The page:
She’s broken the barriers down through relationships. What we need is for the local church to trust someone like her and support her. The challenge now is the Thai people are in the church building, but they’re not part of the core church ministries. And Joy wants them to be.
Joy said, “Look, the way I became a Christian is someone stayed with me after English class and spent extra time to help me with my English. During that time, they shared the gospel with me, and I asked questions about it.” She asked the English class teachers, “We’ve got six students in our class who want to stay behind. Is there anyone who would stay with them?” And she got no responses. She was devastated.
Our problem in Sydney isn’t that we don’t know how to explain the gospel, but our problem is that we don’t see or connect with people from other backgrounds all that often and all that well. And because we don’t have those relationships, we don’t have Christians engaging in the conversation about how to connect with other cultures.
How can Christians speak into this Buddhist worldview?
We need to understand that when Buddhists look at Christians, they aren’t interested in their doctrine as much as the ethical quality of their lives. They want to know, “Do you live a good life?” And if you do, you’ll be respectable in their eyes. It’s not what you say you believe but what you act on that’s important. Only then will you warrant a hearing.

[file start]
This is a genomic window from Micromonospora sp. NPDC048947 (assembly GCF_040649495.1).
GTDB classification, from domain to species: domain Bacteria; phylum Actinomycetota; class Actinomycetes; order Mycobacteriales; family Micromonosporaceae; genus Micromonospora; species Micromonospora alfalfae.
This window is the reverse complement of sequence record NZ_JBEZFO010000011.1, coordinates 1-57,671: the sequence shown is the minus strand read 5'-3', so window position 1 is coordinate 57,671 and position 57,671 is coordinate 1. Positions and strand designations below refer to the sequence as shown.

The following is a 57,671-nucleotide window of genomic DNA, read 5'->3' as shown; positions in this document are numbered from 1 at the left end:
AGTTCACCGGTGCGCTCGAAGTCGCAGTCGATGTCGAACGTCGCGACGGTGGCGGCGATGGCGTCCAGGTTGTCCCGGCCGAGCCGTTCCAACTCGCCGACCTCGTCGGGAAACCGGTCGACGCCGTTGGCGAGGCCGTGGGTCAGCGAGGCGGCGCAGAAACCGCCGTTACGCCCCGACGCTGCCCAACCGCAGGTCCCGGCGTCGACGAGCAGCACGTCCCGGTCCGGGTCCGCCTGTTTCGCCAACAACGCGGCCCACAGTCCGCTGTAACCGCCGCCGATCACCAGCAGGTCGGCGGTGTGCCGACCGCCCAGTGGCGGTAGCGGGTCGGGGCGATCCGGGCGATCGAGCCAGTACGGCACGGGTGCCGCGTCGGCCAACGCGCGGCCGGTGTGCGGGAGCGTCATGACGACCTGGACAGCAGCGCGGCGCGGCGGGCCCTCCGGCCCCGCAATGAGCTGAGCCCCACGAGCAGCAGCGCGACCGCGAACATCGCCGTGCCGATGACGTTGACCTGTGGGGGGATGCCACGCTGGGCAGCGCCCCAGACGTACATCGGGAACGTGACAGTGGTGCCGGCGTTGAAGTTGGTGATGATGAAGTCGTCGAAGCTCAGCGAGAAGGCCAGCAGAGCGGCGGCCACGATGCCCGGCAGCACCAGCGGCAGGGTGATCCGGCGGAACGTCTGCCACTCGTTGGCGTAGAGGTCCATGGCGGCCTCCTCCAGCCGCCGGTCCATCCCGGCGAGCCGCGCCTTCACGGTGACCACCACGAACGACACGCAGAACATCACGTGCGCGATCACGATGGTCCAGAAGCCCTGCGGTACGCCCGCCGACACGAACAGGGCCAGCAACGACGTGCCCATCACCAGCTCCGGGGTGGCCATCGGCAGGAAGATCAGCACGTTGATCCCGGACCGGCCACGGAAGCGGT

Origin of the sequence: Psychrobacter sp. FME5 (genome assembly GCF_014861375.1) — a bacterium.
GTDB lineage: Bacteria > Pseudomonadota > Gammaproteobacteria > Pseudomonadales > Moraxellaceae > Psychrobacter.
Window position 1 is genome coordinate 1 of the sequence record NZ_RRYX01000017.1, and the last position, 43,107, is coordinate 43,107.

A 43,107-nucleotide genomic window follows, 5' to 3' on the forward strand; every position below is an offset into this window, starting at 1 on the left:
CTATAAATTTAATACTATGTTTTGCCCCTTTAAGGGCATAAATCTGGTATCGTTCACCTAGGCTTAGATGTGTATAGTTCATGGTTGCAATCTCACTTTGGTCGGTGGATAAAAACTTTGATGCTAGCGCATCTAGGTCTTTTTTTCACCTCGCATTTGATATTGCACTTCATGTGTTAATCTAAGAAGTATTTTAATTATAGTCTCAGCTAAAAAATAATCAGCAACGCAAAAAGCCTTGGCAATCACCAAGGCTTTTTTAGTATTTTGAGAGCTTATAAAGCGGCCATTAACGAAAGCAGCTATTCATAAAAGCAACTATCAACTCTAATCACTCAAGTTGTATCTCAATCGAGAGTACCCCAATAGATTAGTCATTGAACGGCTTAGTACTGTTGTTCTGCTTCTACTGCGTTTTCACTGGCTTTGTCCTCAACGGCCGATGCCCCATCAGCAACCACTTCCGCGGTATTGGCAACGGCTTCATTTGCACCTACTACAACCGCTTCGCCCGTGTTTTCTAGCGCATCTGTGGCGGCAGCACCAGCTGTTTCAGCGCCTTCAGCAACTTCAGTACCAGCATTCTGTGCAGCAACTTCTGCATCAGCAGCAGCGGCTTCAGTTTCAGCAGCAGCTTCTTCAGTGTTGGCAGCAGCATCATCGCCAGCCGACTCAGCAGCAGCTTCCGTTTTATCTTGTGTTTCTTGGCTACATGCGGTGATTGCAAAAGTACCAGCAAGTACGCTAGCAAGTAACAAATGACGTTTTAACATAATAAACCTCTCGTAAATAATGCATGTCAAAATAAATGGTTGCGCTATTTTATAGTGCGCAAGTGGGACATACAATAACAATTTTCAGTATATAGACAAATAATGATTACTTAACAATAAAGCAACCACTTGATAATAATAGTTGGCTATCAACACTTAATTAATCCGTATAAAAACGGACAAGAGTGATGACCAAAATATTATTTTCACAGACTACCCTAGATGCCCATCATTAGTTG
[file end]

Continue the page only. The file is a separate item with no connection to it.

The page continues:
I think the second thing is to build a relationship. It’s long term and high investment. I became a Christian through a friendship; I wanted to hear about the gospel because I liked my friend. When we connect with Buddhist communities, we connect with them in their suffering and also when they’re not suffering. We show personal care that is absent in the strict Theravada Buddhist.
In Theravada Buddhism, there is no caring, sovereign God; there is only karma. There is only being bandied about by the winds; there’s only uncertainty. So having a personal relationship is its own kind of witness that is distinctive from the worldview of karma.
Buddhists from Southeast Asia live with a constant fear that terrible things will happen. One way that you can speak into this belief is by walking with people. For instance, I have a friendship with a Thai couple that I’ve known for the past 10 years. I constantly help them with filling in forms for welfare payments. And they know that if they reach out, I will make time to be with them and fill in the same form over and over. I’m with them in their suffering.
From a Buddhist perspective, there is no God to be with them in their suffering. So that’s why they need to do good (or “make merit”) to get themselves out of their predicament. Whereas in the Christian worldview, there’s a lot that the Christian community does to relieve suffering. This will resonate with Southeast Asians’ commitment to the community due to their collectivist culture. And later, if they’re willing, it can help point them to a God who is with them in suffering.
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Bridging Sydney’s Churches and Southeast Asian Buddhists